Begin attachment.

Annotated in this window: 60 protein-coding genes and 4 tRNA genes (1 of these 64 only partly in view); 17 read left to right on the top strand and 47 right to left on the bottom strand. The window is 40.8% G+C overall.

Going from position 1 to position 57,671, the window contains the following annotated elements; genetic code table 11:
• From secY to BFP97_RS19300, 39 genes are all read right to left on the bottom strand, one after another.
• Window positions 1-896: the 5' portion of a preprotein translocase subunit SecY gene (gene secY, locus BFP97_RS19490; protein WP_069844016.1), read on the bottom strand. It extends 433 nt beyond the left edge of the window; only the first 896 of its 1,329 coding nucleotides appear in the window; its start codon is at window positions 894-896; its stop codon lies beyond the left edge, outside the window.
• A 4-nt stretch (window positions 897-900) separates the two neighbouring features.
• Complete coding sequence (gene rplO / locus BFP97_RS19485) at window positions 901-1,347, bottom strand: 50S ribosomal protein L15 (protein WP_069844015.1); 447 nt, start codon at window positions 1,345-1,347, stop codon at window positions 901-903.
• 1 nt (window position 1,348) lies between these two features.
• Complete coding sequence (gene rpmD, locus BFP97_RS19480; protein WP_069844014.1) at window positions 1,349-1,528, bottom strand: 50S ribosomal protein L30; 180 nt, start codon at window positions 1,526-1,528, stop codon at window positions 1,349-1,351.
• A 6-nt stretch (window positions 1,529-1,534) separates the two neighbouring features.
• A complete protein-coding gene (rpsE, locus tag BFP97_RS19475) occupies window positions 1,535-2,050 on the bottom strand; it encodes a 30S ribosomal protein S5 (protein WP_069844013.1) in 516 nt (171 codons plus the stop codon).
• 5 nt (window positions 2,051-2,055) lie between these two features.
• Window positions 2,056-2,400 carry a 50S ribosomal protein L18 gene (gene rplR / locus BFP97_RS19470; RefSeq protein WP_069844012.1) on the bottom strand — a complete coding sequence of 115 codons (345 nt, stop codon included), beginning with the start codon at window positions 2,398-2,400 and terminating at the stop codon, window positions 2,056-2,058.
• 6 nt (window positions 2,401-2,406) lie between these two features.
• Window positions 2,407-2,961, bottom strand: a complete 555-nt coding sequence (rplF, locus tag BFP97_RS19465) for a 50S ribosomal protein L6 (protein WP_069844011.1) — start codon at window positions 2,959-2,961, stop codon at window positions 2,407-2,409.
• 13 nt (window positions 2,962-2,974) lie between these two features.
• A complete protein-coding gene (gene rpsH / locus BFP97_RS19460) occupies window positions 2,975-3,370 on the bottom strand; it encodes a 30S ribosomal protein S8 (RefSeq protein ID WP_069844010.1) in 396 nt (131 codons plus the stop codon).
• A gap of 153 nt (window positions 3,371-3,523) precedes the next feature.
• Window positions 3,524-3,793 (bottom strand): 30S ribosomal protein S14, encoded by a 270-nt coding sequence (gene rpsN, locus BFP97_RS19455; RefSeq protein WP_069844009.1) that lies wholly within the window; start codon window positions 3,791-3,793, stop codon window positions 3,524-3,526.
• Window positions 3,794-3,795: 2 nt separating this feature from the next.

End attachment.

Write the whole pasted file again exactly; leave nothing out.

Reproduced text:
Annotated in this window: 60 protein-coding genes and 4 tRNA genes (1 of these 64 only partly in view); 17 read left to right on the top strand and 47 right to left on the bottom strand. The window is 40.8% G+C overall.

Going from position 1 to position 57,671, the window contains the following annotated elements; genetic code table 11:
• From secY to BFP97_RS19300, 39 genes are all read right to left on the bottom strand, one after another.
• Window positions 1-896: the 5' portion of a preprotein translocase subunit SecY gene (gene secY, locus BFP97_RS19490; protein WP_069844016.1), read on the bottom strand. It extends 433 nt beyond the left edge of the window; only the first 896 of its 1,329 coding nucleotides appear in the window; its start codon is at window positions 894-896; its stop codon lies beyond the left edge, outside the window.
• A 4-nt stretch (window positions 897-900) separates the two neighbouring features.
• Complete coding sequence (gene rplO / locus BFP97_RS19485) at window positions 901-1,347, bottom strand: 50S ribosomal protein L15 (protein WP_069844015.1); 447 nt, start codon at window positions 1,345-1,347, stop codon at window positions 901-903.
• 1 nt (window position 1,348) lies between these two features.
• Complete coding sequence (gene rpmD, locus BFP97_RS19480; protein WP_069844014.1) at window positions 1,349-1,528, bottom strand: 50S ribosomal protein L30; 180 nt, start codon at window positions 1,526-1,528, stop codon at window positions 1,349-1,351.
• A 6-nt stretch (window positions 1,529-1,534) separates the two neighbouring features.
• A complete protein-coding gene (rpsE, locus tag BFP97_RS19475) occupies window positions 1,535-2,050 on the bottom strand; it encodes a 30S ribosomal protein S5 (protein WP_069844013.1) in 516 nt (171 codons plus the stop codon).
• 5 nt (window positions 2,051-2,055) lie between these two features.
• Window positions 2,056-2,400 carry a 50S ribosomal protein L18 gene (gene rplR / locus BFP97_RS19470; RefSeq protein WP_069844012.1) on the bottom strand — a complete coding sequence of 115 codons (345 nt, stop codon included), beginning with the start codon at window positions 2,398-2,400 and terminating at the stop codon, window positions 2,056-2,058.
• 6 nt (window positions 2,401-2,406) lie between these two features.
• Window positions 2,407-2,961, bottom strand: a complete 555-nt coding sequence (rplF, locus tag BFP97_RS19465) for a 50S ribosomal protein L6 (protein WP_069844011.1) — start codon at window positions 2,959-2,961, stop codon at window positions 2,407-2,409.
• 13 nt (window positions 2,962-2,974) lie between these two features.
• A complete protein-coding gene (gene rpsH / locus BFP97_RS19460) occupies window positions 2,975-3,370 on the bottom strand; it encodes a 30S ribosomal protein S8 (RefSeq protein ID WP_069844010.1) in 396 nt (131 codons plus the stop codon).
• A gap of 153 nt (window positions 3,371-3,523) precedes the next feature.
• Window positions 3,524-3,793 (bottom strand): 30S ribosomal protein S14, encoded by a 270-nt coding sequence (gene rpsN, locus BFP97_RS19455; RefSeq protein WP_069844009.1) that lies wholly within the window; start codon window positions 3,791-3,793, stop codon window positions 3,524-3,526.
• Window positions 3,794-3,795: 2 nt separating this feature from the next.